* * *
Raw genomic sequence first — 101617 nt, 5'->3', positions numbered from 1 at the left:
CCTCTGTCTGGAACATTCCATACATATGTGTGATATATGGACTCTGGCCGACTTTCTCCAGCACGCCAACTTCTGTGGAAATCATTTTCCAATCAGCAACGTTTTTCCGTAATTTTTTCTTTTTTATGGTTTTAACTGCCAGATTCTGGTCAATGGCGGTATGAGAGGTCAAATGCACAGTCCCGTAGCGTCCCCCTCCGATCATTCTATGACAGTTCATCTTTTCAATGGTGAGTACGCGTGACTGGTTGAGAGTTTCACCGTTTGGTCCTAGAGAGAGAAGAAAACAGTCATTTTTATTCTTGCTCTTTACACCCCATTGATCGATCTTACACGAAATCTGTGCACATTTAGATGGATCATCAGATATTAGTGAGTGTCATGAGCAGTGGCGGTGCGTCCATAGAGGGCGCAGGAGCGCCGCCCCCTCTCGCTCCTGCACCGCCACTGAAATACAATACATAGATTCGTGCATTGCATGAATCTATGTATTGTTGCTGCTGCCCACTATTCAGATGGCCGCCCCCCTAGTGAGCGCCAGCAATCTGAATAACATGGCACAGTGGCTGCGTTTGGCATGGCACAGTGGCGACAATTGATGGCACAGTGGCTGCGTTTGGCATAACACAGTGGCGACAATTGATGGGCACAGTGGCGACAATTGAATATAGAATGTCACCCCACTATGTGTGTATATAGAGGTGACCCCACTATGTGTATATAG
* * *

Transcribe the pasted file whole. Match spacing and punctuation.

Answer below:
Raw genomic sequence first — 101617 nt, 5'->3', positions numbered from 1 at the left:
CCTCTGTCTGGAACATTCCATACATATGTGTGATATATGGACTCTGGCCGACTTTCTCCAGCACGCCAACTTCTGTGGAAATCATTTTCCAATCAGCAACGTTTTTCCGTAATTTTTTCTTTTTTATGGTTTTAACTGCCAGATTCTGGTCAATGGCGGTATGAGAGGTCAAATGCACAGTCCCGTAGCGTCCCCCTCCGATCATTCTATGACAGTTCATCTTTTCAATGGTGAGTACGCGTGACTGGTTGAGAGTTTCACCGTTTGGTCCTAGAGAGAGAAGAAAACAGTCATTTTTATTCTTGCTCTTTACACCCCATTGATCGATCTTACACGAAATCTGTGCACATTTAGATGGATCATCAGATATTAGTGAGTGTCATGAGCAGTGGCGGTGCGTCCATAGAGGGCGCAGGAGCGCCGCCCCCTCTCGCTCCTGCACCGCCACTGAAATACAATACATAGATTCGTGCATTGCATGAATCTATGTATTGTTGCTGCTGCCCACTATTCAGATGGCCGCCCCCCTAGTGAGCGCCAGCAATCTGAATAACATGGCACAGTGGCTGCGTTTGGCATGGCACAGTGGCGACAATTGATGGCACAGTGGCTGCGTTTGGCATAACACAGTGGCGACAATTGATGGGCACAGTGGCGACAATTGAATATAGAATGTCACCCCACTATGTGTGTATATAGAGGTGACCCCACTATGTGTATATAG